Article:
A noted educationist of Colonial Ceylon, Louis Edmund Blaze testifies as to how images of colonial Literature inspired him in his idea of “school culture”, at the establishment of a boys’ school in 1891. In a book titled KFE: The Story of Kingswood, Kandy – a memoir of the first twenty five years of that school – Blaze acknowledges the stories he had heard of English public schools (such as Rugby and Eton) as well as tales from Rudyard Kipling of being influential input in visualizing his ambition. Blaze’s emphasis, alongside other available instances, crystallizes the part played by English Literature in not only shaping the aspirations and goals of colonial Ceylonese but, also the extent to which they influenced and moulded a framework for education to operate in.
Blaze’s reference to Kipling is significant, since Kipling’s work is often seen to impart what are considered as “colonial values”, as they superimpose empire and imperialism. Values such as “uprightness”, “chivalry”, “honesty” and “loyalty” become key variables in the colonial map and Kipling’s writing often draw on this selection. As a convenient and random example, if we are to consider Kipling’s celebrated poem If, at its heart is the guide book by which any healthy colonial is to stand. Edward Said, in his Orientalism locates how the imperialist programme of Europe channels the “non-European” world through Euro-centric assumptions and convictions. In the process, Said seems to argue, the land mass and the diverse cultural plurality of the “conquest” get trivialized and undermined in order to appease European imperialist tastebuds. The career of the imperialist, therefore, is to submit the unruly non-European “other” to the benefit of “order”, “method” and “civilization”, which, by default, is the bedrock of the “superior” European culture. The legitimizing of this trajectory is officially documented: a popular instance being Lord Thomas MacCaulay’s Minute on Indian Education, in 1835.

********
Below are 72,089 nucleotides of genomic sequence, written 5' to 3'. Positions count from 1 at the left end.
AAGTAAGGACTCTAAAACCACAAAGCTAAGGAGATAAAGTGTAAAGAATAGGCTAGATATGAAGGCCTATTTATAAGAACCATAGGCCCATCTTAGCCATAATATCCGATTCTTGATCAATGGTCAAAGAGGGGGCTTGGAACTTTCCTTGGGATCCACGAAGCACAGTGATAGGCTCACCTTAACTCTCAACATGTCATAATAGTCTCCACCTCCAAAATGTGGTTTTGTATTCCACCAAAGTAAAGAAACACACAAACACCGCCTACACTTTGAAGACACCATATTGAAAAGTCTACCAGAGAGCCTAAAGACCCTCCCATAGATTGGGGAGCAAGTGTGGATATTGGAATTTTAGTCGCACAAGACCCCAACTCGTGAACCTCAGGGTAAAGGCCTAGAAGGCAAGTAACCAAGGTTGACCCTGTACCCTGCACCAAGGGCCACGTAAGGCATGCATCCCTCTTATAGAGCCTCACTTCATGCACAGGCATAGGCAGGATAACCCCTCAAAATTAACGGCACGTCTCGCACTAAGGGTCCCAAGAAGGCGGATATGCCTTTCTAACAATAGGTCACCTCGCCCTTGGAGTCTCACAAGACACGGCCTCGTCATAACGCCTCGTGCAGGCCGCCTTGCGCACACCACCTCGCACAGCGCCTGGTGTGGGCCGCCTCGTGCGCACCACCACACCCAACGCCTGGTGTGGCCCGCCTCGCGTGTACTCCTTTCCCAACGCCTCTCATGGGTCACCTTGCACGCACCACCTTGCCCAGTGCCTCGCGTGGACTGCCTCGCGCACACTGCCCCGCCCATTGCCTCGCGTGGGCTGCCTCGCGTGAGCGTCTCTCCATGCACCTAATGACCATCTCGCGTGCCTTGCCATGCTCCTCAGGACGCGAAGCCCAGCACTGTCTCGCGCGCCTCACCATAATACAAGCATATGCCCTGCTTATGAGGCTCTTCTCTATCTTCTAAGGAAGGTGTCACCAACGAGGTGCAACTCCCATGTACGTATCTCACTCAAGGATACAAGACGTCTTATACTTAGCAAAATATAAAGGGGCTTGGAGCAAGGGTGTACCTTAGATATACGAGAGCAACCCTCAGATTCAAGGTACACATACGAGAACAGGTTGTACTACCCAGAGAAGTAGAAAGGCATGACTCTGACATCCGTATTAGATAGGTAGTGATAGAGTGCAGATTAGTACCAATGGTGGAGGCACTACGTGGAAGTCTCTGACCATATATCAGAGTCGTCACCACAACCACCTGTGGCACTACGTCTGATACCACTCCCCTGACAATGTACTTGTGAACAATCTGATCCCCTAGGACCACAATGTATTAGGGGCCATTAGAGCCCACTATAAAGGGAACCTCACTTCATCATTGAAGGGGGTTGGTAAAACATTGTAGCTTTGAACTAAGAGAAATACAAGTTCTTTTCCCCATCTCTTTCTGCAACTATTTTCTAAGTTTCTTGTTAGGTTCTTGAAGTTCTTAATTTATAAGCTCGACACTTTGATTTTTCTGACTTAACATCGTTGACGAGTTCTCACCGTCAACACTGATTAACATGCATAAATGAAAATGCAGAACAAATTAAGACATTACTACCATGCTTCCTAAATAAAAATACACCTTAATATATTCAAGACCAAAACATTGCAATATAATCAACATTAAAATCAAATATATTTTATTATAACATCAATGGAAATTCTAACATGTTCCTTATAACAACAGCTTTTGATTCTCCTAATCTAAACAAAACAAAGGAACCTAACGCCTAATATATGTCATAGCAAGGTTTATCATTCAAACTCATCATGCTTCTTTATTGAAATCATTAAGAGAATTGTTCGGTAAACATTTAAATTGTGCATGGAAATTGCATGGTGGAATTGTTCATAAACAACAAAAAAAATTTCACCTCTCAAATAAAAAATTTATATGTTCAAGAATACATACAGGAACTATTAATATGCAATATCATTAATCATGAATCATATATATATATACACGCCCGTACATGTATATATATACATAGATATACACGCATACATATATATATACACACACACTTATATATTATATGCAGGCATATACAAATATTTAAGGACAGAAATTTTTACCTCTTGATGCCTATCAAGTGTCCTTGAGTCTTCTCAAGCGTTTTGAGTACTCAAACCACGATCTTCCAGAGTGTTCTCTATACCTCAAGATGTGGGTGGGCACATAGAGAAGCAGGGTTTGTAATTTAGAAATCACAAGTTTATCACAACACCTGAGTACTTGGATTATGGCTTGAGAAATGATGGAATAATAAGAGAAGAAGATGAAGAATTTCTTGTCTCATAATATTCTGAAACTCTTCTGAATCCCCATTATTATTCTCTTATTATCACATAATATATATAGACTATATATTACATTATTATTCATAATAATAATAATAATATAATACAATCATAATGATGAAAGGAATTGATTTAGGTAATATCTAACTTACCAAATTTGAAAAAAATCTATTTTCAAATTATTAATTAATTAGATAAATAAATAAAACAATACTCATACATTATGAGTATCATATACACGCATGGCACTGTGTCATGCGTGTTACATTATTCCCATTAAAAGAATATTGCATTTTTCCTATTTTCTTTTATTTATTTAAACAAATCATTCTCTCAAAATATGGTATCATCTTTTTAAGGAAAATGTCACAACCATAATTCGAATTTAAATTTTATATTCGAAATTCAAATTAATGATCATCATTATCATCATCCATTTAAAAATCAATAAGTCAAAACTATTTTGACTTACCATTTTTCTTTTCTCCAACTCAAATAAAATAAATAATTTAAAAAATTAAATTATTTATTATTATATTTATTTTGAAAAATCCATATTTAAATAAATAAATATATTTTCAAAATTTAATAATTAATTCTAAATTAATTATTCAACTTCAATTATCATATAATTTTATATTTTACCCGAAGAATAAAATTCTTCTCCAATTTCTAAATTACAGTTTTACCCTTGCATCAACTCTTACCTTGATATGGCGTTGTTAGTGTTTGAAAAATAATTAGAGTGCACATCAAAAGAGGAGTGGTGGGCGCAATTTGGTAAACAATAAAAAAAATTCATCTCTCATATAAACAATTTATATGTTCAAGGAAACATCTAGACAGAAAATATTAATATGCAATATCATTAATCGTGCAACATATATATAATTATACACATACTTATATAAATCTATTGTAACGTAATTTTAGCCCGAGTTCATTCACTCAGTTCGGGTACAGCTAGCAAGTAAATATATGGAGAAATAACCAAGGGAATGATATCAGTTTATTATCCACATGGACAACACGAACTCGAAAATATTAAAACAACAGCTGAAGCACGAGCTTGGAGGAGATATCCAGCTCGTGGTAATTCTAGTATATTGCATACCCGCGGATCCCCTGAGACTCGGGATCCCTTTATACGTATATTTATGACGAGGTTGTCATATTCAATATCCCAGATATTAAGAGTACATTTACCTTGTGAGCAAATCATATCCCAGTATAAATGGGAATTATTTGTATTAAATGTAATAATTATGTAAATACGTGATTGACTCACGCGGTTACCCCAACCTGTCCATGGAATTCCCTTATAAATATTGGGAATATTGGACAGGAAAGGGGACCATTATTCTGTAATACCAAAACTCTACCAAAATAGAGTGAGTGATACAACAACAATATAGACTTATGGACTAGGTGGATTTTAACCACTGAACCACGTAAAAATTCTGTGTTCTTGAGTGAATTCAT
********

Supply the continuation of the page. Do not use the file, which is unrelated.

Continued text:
The manifestation of “non-Europe” in colonial literature is best seen in adventure novels and stories which deal with travel, where the European protagonist often ventures into the distant and unknown lands and peoples. A series of work which deal with “lesser civilizations” – irrespective of the writers’ sympathies – can be seen in travelogues, adventure novels, colonial histories and such. This corpus extends from the likes of Herman Melville (Moby Dick), William Bligh, Rider Haggard (The Last of the Mohicans, She, King Solomon’s Mines), Edgar Rice Burroughs (Tarzan), to writers such as Robert Louis Stevenson, Arthur Conan Doyle, Joseph Conrad and Rudyard Kipling. The diverse range of these writers, the varying concerns they showcase as well as the different backgrounds and baggage they come with only intensifies the extent to which the “colonial image” of the “lesser civilizations” have affected writing as a whole.
The “non-European other” is more graphically represented in comic books which become popular in the early decades of the last century. Among the comics that have stood the test of time – and have later been transcreated into other genres such as film and TV – is TinTin, the adventures of a young reporter with an unmistakable tuft of hair. In the many TinTin adventures, the hero(es) are brought into contact with numerous “non-European” peoples – the list extends from Native Americans to Chinese; and from Central Asians to a hidden civilization of Incas. The configurations of the non-European nationals show much prejudice, reflected in the graphics of the caricatures. The bent, bony, stooped back Arab, for instance, is a recurrent figure in a series of TinTin comics. The chaotic street scenes, maze-like housing arrangements, impoverished, browbeaten inmates of constantly terrorized, tyrannized Arab is forcefully outlined in stories such as The Crab with the Golden Claws, The Red Sea Sharks as well as The Land of the Black Gold.